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Eat your meals in 10 hours to lead a healthy life

Eating you meals in the limited time frame can help in improved overall health. © Shutterstock

Scientists have found that limited the time frame to eat all your meals of the day within 10 hours can help in improving overall health of humans.

Written by Sudhakar Jha |Published : September 1, 2018 2:01 PM IST

Our mornings start with a cup of tea and the day ends with the dinner at least 14-15 hours later, and that might be causing a lot of health issues. Yes, that's what a research team has recently found during a study on mice.

During the study, the researchers from the Salk Institute, California, discovered that mice who lacked healthy metabolisms can be protected against obesity and few lifestyle diseases when they can only eat during a 10-hour window.

For this study, the scientists disabled the genes that control the mice's circadian rhythms. That rhythm is the physical, behavioural and mental changes that happens in the body. Without this body's biological clock, the mice were prone to diabetes, obesity, elevated blood cholesterol and fatty liver disease.

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The study, published in Cell Metabolism, said that the scientists divided the mice into two groups, one with 24-access to food and the other with, another with same number of calories, but only allowed to eat for 10 hours a day. At the end of the study, they found that the group which ate any time became obese and developed metabolic diseases. And the group that was on the 10-hour window were lean and healthy.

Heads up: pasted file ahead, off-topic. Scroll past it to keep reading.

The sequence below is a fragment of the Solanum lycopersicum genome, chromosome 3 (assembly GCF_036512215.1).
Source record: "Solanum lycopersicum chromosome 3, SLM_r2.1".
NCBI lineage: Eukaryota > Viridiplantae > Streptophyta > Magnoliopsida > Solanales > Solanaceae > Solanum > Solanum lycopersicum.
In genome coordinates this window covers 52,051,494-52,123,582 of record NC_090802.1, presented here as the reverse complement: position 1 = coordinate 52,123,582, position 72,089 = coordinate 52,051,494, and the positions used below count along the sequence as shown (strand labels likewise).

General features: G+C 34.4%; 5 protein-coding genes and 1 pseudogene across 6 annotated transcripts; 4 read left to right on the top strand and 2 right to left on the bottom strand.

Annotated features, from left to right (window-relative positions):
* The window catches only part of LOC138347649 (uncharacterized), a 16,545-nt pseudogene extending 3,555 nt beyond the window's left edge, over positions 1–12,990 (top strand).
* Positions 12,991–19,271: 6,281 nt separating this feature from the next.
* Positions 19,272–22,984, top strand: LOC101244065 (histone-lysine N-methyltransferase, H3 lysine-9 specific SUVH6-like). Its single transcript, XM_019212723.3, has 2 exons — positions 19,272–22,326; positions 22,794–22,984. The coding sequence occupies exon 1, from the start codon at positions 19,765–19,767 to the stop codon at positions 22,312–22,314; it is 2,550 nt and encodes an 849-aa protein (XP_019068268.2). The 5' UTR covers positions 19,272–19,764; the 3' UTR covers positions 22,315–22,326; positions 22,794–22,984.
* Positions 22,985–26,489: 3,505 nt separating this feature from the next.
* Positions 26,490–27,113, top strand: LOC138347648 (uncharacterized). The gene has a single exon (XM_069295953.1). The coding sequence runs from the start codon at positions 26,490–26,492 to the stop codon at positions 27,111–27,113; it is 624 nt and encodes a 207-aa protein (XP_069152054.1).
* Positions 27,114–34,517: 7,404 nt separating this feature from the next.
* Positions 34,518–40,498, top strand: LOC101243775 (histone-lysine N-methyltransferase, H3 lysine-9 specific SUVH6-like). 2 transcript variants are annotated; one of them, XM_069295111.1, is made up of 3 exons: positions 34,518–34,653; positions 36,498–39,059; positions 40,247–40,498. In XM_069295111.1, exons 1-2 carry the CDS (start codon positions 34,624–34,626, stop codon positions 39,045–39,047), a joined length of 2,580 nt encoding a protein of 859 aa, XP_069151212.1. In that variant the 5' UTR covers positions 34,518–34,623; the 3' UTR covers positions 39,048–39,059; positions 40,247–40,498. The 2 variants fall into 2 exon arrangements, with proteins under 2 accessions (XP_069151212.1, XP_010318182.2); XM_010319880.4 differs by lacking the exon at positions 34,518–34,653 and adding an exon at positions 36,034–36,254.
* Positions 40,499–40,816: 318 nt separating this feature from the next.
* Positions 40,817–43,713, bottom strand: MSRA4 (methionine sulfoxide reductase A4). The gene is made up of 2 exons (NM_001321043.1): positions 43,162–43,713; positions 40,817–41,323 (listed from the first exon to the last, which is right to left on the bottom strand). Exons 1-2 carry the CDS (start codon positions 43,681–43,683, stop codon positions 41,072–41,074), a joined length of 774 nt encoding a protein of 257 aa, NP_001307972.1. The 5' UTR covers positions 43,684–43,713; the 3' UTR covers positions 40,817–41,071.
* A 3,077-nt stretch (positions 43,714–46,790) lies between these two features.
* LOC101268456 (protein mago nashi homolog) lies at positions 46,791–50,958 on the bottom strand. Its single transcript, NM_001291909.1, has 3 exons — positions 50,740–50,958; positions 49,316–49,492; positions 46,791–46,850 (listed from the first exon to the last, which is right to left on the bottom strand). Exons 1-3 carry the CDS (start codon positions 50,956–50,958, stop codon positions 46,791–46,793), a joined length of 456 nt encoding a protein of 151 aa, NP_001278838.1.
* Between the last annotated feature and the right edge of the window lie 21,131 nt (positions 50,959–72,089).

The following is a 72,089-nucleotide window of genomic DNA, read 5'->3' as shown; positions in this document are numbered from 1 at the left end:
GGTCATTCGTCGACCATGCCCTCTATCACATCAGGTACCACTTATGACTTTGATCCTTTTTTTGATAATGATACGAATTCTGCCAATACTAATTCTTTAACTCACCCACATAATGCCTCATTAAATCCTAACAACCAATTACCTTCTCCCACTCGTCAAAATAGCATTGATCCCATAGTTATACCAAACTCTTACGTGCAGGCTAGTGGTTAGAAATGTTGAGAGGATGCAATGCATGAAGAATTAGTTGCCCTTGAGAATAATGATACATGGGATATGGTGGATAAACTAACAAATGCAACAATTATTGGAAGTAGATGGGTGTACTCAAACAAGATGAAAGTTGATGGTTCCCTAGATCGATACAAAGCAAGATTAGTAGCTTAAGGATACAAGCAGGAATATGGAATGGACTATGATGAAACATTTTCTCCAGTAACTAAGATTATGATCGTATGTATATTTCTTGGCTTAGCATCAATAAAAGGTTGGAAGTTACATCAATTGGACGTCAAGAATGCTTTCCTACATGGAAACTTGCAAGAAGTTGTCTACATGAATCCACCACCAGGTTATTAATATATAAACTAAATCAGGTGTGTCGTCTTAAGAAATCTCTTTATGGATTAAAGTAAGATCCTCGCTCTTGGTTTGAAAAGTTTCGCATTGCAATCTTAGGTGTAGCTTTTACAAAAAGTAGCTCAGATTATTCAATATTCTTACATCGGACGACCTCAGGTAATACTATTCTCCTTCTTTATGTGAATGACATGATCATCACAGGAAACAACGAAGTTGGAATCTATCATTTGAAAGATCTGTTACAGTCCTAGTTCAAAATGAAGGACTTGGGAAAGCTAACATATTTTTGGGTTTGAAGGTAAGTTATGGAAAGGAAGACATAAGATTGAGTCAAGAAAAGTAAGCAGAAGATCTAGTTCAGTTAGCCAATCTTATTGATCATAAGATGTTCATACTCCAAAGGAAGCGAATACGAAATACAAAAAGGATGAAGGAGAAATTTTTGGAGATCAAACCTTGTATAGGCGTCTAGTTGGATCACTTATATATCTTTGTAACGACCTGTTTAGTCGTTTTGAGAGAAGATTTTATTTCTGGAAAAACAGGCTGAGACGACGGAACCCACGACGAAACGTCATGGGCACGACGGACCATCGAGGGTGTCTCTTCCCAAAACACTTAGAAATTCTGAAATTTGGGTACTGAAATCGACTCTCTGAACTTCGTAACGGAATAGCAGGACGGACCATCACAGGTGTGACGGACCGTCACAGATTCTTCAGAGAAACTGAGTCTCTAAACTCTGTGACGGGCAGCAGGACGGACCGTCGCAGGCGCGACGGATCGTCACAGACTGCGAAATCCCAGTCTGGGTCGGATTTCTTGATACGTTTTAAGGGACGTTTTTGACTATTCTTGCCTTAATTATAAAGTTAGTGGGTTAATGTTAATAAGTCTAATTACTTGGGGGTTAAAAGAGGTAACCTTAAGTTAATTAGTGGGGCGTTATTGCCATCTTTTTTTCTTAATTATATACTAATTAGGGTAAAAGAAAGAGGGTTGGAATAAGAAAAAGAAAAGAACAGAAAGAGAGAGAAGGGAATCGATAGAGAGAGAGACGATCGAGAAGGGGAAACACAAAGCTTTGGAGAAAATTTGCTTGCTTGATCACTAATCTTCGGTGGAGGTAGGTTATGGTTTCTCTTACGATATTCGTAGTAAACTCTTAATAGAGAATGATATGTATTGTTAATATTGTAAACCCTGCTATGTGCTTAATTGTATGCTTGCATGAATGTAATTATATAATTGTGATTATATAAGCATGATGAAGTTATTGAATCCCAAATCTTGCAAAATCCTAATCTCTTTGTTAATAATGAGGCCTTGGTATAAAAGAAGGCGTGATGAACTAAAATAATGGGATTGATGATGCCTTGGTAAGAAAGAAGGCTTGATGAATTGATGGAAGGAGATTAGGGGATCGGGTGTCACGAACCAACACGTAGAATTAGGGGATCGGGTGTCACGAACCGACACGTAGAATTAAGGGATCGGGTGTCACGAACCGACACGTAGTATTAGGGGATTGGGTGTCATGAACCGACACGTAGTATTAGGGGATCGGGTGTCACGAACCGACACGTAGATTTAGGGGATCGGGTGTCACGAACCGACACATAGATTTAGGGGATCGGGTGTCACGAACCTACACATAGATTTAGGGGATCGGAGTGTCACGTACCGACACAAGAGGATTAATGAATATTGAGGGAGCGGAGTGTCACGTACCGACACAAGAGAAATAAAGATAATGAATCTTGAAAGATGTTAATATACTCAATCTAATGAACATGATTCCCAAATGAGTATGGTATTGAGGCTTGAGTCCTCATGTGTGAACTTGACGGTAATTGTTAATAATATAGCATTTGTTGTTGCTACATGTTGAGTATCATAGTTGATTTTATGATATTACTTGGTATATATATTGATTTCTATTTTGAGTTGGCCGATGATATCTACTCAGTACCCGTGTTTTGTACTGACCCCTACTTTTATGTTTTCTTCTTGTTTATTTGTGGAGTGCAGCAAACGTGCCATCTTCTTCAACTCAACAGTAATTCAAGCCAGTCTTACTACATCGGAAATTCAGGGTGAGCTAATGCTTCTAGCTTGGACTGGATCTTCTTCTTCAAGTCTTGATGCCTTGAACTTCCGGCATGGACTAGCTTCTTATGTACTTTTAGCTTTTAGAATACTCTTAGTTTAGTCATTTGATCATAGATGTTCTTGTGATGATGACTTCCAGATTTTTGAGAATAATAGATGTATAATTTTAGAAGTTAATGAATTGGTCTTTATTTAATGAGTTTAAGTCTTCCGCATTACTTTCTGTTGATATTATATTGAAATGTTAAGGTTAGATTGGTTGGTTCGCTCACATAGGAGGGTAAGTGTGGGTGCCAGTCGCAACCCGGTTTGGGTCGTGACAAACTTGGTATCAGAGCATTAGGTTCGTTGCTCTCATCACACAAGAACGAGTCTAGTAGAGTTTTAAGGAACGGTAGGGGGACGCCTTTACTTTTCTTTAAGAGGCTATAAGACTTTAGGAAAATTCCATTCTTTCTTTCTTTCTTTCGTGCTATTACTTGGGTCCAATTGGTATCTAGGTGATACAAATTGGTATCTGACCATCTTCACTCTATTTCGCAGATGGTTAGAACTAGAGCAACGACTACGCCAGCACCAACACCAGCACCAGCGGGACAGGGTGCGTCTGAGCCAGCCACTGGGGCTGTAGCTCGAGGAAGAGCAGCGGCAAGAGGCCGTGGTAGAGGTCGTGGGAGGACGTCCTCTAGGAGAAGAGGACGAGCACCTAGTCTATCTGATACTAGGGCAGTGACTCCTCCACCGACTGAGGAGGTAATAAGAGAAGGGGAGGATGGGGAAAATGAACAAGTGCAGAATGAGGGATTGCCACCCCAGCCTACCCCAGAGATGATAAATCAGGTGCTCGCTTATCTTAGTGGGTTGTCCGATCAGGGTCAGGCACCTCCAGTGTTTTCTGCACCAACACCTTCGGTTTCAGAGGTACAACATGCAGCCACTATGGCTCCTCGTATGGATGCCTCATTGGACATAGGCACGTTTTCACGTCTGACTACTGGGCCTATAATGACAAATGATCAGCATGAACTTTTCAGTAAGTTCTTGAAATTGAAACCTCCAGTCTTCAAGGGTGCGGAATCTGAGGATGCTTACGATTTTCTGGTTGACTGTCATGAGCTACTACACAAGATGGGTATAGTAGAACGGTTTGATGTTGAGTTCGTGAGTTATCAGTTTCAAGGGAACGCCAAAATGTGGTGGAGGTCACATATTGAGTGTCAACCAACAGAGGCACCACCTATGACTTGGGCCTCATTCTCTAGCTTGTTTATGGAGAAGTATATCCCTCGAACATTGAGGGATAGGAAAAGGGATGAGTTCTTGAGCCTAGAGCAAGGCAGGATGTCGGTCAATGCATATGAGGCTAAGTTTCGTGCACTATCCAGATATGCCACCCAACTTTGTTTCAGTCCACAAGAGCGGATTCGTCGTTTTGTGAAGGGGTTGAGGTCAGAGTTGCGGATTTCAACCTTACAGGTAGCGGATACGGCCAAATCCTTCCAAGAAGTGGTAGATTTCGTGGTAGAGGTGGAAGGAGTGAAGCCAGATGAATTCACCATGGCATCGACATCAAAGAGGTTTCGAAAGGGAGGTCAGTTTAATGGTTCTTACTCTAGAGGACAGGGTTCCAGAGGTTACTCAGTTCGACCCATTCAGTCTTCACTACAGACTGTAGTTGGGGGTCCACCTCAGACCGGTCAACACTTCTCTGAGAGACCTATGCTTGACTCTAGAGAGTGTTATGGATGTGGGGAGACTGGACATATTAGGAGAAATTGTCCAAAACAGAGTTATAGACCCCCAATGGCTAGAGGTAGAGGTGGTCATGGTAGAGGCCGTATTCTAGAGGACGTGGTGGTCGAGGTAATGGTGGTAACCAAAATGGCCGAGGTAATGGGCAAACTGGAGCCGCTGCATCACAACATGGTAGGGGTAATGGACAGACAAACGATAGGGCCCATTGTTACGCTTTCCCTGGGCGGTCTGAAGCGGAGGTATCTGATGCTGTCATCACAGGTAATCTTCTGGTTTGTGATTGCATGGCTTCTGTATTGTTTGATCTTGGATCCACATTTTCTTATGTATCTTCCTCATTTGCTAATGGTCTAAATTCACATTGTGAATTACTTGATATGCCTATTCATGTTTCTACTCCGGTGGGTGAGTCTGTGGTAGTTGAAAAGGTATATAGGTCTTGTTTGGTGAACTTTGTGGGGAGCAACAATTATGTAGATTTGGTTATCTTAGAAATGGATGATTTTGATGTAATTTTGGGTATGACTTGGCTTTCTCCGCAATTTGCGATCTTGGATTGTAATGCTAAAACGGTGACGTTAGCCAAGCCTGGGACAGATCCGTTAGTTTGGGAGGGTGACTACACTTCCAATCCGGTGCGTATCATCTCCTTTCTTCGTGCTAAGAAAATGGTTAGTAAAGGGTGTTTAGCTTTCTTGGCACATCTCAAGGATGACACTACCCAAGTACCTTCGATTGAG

Amandine Chaix, the first author said that from the previous study, they were under the impression that the biological clock was internally timing the process of turning genes for metabolism on and off at predetermined times. And while that may still be true, there work suggested that by controlling the animals' feeding and fasting cycles, they could basically override the lack of an internal timing system with an external timing system.

Satchidananda Panda, a professor in Salk's Regulatory Biology Laboratory and the senior author on the paper added that people may have one or more disease-causing defective genes that make them feel helpless and destined to be sick. But the finding that a good lifestyle could beat the bad effects of defective genes opened new hope of staying healthy.

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